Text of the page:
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Homophobia, Torture and Execution in Iran

Tue 22 Apr 2008 In: Comment View at Wayback View at NDHA

These two men escaped Iran after their 'lashing' punishment for being homosexual I really must congratulate Australia's DNA magazine for Clive Simmons' Children of the Revolution, which deals with the horrific torture and execution of several Iranian teenagers. In case you haven't read this excellent piece of gay journalism, here's a summary. Fundamentalist Shia Islamism isn't gay affirmative. That said, President Mahmoud Ahmadinejad's conservative regime is even less likely to reform Iran's grim legislation that sees judicially sanctioned torture, flogging and execution, which has presided over the application of the death penalty to four thousand lesbian and gay Iranians. This worsened in 2004-2005. In DNA 99 (April 2008), Simmons has written a bone-chilling article about Iran's persecution, torture and capital punishment as applied to its lesbian and gay inhabitants. Rather like eighteenth century Britain, the Sepah Pasdaran (Revolutionary Guard) have a division entitled the "Office for Promotion of Virtue and Prohibition of Vice". In Shiraz, Foad Farjami was flogged, beaten and tortured twice, and the secret police tried to recruit him as a secret policeman. Rather than do so, Foad escaped to Tehran, got a bus ticket to Turkey, and was mercifully granted asylum in Canada, where he currently lives. Makwan Moaloodzadeh's case has attracted international condemnation. Simmons' article does not make it clear if Makwan was even gay or not. However, he was an Iranian Kurd, and questions must be raised about the existence of racism within Iranian criminal justice policies as a result. Makwan did not even have to engage in actual gay sex, for his malicious cousin Payman lied about Makwan and his brother Foad, alleging that Makwan had raped Payman. Thus, on the basis of hearsay and without any pretence of substantive evidence, Makwan was assaulted, brutally tortured, dragged behind a vehicle, given risible 'legal counsel' and then sentenced to death, despite even the intervention of Ayatollah Shahroudi, Iran's Chief Justice, who described the case as "against the principles of Islam." Despite this, Hatami, an official who presided over Makwan's torture and death, has not been brought to account for his barbaric activities. Mercifully, his brother Foad escaped, although he is now a fugitive. Since Makwan's execution, four other Iranian gay teenagers have either been tried and sentenced to death, or executed. Strongly Recommended: Clive Simmons: "Children of the Revolution" DNA 99 (April 2008): 50-54. Craig Young - 22nd April 2008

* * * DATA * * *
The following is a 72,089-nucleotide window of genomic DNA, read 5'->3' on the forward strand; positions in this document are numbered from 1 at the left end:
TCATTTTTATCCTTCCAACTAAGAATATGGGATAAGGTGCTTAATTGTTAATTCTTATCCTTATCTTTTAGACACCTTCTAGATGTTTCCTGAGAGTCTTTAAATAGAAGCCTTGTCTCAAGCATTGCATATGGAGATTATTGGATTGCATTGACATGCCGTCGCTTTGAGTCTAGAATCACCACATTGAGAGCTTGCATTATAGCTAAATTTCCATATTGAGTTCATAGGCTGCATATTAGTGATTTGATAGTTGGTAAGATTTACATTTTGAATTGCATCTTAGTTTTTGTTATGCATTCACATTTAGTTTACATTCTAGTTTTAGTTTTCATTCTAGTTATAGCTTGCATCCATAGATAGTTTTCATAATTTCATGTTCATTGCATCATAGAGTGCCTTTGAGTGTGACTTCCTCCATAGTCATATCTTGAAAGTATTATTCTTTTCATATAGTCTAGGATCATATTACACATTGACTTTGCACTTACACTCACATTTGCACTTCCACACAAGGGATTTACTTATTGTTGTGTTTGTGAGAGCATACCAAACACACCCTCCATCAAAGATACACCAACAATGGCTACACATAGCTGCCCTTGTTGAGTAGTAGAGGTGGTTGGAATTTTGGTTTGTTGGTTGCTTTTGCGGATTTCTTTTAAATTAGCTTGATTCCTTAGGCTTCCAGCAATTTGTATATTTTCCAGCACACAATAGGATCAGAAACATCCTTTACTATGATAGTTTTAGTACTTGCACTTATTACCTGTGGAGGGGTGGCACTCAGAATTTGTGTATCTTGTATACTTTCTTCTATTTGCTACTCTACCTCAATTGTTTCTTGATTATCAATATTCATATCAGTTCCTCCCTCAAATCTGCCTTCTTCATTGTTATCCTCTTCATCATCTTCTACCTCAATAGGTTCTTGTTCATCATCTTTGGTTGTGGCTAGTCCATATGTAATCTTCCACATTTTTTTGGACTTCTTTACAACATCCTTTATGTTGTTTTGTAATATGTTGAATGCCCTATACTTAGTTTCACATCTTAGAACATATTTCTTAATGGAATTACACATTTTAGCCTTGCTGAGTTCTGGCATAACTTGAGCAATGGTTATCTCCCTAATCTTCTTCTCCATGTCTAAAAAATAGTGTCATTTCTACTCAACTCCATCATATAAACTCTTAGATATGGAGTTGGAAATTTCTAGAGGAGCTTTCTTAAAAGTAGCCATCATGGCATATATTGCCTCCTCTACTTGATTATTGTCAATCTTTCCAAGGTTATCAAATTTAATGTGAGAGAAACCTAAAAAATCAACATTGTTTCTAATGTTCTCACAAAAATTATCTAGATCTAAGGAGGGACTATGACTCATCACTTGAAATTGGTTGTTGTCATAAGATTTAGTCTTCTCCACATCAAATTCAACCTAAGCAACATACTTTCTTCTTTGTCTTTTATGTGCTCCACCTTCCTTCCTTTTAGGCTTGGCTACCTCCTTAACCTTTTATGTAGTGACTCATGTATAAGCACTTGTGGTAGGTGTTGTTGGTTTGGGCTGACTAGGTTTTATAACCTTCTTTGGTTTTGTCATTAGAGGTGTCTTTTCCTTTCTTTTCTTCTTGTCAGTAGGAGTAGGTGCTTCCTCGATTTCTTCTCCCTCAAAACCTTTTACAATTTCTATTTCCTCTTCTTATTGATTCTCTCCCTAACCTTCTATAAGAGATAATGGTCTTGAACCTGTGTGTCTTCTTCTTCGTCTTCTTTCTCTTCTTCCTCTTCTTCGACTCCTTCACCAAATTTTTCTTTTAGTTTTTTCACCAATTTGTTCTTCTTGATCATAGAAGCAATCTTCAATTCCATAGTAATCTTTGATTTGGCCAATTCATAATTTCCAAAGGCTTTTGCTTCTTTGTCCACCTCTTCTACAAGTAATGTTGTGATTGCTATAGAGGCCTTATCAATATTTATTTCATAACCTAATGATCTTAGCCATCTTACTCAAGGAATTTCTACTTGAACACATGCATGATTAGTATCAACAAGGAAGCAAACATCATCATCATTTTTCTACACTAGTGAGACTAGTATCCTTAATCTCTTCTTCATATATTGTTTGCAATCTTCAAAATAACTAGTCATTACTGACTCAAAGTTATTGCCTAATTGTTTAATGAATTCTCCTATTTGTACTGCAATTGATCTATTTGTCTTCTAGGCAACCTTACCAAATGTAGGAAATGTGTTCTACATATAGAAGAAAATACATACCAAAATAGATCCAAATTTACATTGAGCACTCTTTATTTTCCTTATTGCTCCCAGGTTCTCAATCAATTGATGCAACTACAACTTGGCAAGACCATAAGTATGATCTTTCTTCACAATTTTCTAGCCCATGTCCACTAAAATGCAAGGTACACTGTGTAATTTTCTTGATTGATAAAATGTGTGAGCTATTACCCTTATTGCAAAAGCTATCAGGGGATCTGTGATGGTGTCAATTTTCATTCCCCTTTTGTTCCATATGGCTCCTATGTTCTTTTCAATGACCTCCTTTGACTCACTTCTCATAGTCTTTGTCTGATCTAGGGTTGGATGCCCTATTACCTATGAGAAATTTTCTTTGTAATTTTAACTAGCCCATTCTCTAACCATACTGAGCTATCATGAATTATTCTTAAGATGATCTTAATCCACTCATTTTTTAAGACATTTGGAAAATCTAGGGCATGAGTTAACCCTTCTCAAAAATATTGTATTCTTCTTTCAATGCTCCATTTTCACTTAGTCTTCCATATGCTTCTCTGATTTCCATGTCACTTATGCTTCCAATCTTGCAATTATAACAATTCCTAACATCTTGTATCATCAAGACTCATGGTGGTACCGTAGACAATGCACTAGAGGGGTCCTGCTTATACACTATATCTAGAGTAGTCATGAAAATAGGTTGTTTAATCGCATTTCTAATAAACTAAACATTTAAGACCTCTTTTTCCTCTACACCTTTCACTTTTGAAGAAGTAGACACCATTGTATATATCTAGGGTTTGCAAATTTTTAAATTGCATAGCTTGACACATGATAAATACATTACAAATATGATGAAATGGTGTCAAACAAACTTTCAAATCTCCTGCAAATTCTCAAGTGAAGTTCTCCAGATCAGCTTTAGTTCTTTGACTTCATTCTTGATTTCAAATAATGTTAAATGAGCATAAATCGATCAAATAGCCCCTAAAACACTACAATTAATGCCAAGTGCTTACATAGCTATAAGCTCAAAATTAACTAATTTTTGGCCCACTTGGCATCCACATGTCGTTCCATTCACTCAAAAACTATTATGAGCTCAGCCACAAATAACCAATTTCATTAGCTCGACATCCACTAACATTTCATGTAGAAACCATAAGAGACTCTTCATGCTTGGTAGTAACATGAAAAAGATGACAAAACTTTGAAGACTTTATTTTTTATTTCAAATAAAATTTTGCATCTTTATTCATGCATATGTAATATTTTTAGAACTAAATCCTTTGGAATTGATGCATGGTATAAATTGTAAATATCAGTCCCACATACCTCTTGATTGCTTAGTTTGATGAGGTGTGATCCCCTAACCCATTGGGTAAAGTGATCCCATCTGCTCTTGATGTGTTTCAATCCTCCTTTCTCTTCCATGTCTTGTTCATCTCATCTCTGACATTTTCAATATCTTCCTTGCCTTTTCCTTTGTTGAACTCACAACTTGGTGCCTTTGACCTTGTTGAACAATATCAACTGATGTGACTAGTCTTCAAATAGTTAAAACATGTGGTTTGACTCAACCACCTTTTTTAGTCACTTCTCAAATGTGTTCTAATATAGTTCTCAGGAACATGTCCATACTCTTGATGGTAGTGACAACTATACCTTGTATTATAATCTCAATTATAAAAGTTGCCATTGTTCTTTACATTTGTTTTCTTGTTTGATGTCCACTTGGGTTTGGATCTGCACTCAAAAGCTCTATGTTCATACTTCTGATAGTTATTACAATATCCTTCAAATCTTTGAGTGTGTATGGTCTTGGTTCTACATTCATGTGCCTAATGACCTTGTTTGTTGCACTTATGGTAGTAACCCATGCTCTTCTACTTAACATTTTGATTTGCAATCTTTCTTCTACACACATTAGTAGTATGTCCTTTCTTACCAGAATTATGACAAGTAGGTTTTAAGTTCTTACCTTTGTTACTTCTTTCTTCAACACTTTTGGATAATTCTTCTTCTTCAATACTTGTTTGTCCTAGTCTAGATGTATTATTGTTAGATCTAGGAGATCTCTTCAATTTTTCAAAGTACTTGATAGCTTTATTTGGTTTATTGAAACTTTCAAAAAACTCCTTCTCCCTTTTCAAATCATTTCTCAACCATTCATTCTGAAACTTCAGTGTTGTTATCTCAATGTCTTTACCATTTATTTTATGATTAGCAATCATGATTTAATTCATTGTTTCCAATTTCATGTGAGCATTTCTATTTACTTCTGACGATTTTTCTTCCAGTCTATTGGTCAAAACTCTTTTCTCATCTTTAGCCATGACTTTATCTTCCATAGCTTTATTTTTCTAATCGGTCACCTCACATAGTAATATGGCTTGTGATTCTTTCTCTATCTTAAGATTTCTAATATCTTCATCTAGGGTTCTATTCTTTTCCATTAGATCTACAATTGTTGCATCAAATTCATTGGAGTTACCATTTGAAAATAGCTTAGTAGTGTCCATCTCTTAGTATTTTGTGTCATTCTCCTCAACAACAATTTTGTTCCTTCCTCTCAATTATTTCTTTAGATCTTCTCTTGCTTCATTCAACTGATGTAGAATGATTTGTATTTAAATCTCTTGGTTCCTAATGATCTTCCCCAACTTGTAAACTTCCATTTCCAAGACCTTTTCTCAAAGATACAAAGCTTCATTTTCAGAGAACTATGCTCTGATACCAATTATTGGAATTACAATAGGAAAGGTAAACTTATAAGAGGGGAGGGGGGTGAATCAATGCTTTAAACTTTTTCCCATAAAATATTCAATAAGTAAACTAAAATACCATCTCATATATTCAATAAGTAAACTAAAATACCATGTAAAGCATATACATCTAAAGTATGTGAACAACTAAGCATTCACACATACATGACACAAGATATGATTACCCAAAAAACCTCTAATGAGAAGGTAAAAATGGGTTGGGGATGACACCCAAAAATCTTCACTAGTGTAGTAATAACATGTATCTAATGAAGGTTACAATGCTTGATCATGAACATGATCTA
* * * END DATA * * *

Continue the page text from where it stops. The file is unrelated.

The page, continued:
Credit: Craig Young

First published: Tuesday, 22nd April 2008 - 7:32pm

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